Russia's Medinsky: certain progress made on number of points in talks with Ukraine, but not on all of them
MOSCOW. March 16 (Interfax) - Russia and Ukraine have achieved certain progress on a number of points, but not on all of them, during their negotiations, and the sides' positions are quite clear, Russian presidential aide Vladimir Medinsky, who heads the Russian delegation to the talks with Ukraine, said.
"There is certain progress on a number of points, but not on all of them. The sides' positions have been formulated. They are quite clear. We are moving forward one step at a time, for the benefit of all interests of the Russian Federation and its citizens," he said, at the same time noting a slow pace and difficulty of the negotiations.
"The negotiations have been difficult and slow. Of course, we would like everything to happen much quicker, this is the sincere wish of the Russian side. We want to agree on peace as soon as possible," Medinsky said.
"The primary objective of the negotiating group is to sieve the huge number of complicated problems and find those where consent is possible, to rely on them, to draw these common matters into the agenda, and to slowly, step by step, move towards a result, an agreement on peace to satisfy our peoples," he said.
The objective sought by Russia at the negotiations with Ukraine remains unaltered, Medinsky said.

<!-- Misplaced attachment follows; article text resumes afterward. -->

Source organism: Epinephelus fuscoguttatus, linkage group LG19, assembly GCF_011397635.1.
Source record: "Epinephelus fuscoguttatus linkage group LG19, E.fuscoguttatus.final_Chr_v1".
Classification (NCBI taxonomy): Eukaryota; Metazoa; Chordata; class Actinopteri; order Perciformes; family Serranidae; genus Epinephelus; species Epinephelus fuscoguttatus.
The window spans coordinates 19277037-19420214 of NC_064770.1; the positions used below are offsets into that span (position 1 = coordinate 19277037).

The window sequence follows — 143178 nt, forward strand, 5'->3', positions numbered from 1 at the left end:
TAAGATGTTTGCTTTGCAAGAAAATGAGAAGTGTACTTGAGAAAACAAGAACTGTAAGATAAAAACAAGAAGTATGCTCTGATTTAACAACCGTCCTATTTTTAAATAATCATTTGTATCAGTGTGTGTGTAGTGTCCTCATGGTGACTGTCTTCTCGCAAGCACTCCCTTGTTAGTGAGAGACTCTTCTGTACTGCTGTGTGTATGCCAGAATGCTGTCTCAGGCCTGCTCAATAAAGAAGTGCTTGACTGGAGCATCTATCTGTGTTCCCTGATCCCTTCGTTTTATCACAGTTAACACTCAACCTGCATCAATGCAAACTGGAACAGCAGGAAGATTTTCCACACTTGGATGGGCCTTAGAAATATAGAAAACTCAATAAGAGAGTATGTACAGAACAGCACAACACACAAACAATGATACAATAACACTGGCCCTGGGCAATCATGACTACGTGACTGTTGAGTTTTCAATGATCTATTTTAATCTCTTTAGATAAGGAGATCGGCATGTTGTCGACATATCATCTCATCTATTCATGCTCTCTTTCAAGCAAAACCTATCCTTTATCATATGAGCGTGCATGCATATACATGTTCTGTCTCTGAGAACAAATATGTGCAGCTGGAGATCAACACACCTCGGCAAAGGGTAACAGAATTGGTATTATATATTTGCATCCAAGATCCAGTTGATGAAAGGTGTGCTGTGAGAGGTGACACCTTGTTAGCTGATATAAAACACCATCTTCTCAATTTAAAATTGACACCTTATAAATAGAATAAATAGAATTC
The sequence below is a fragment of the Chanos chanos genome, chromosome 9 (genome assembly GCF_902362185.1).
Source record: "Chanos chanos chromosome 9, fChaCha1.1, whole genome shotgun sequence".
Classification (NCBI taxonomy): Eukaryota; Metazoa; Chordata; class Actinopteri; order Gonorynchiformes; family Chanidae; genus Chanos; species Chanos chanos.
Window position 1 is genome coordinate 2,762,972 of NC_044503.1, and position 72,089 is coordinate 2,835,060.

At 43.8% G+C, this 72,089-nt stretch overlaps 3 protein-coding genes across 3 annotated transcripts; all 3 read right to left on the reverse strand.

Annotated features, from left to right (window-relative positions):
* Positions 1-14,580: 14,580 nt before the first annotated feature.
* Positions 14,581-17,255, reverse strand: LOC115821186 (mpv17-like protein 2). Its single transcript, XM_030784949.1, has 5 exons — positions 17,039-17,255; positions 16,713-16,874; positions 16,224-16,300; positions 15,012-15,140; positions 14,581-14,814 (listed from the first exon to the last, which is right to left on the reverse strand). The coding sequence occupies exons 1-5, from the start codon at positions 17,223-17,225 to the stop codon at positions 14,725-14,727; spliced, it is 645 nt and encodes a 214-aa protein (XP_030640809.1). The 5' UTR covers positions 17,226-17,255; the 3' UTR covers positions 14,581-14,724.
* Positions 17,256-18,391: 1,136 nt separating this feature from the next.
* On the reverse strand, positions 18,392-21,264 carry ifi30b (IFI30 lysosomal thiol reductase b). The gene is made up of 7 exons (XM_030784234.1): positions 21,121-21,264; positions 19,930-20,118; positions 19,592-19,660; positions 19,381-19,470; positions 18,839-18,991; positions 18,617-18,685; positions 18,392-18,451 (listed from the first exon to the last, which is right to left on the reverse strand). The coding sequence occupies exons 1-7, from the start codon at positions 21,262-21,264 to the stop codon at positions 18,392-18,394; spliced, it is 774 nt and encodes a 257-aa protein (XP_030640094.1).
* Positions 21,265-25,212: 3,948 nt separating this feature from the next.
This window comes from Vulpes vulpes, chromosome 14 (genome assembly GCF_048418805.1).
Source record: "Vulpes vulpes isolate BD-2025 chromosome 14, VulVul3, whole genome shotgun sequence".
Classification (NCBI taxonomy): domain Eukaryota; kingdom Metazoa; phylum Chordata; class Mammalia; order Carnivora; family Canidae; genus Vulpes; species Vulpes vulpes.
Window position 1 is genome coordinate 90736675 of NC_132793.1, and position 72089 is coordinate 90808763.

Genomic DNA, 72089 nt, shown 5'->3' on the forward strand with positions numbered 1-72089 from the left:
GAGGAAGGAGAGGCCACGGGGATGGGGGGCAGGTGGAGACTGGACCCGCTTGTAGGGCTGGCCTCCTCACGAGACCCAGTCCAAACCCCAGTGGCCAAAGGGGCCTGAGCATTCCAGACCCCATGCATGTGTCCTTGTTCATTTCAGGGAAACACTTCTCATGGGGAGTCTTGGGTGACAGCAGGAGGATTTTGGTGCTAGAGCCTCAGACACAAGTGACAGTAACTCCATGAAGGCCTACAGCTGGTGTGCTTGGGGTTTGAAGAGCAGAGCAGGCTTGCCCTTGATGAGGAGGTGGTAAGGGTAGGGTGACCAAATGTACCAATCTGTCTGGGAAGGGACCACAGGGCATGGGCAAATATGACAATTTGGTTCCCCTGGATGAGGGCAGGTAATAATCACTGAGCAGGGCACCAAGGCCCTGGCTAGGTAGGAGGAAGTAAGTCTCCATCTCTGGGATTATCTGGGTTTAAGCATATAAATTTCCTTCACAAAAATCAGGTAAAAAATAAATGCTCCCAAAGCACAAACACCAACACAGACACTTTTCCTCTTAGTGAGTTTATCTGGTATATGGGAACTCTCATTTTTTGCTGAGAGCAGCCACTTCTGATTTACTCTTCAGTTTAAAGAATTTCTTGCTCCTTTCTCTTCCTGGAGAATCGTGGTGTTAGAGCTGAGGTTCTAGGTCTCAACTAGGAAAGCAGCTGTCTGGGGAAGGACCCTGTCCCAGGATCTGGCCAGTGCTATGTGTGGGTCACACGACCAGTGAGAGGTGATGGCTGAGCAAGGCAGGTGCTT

"The goal pursued by Russia at these negotiations is exactly the same as the goal set by Russia at the very beginning of the special military operation. We need a peaceful, free and independent Ukraine, a neutral one, not a member of some military blocs or a member of NATO, but a country that would be our friend and neighbor, so that we could jointly develop relations and build our future and that would not serve as a bridgehead for a military and economic attack on our country. So, our goal is unchanged," Medinsky said.
This is why "practically every digit or letter in the agreements" is being thoroughly discussed with the Ukrainian side, Medinsky said.
According to Medinsly, Kyiv has proposed at negotiations that Ukraine develop into an Austrian or Swedish variant of a demilitarized state, which, however, has a national army.
"The preservation and development of the neutral status of Ukraine, demilitarization of Ukraine, a whole range of issues regarding the size of the Ukrainian army are being discussed. Ukraine is offering an Austrian, Swedish variant of a neutral demilitarized state, which, however, will have a national army and navy. All these issues are being discussed at the level of heads of the Russian and Ukrainian defense ministries," Medinsky told reporters.
"Ukraine already has the neutral status. It was on the terms of neutrality that Ukraine withdrew from the Soviet Union in 1991, and the neutrality status is affirmed in the Ukrainian Declaration of Sovereignty," he said.
"Clearly, the key question for us is the status of Crimea and Donbas, as well as a number of humanitarian issues," Medinsky said.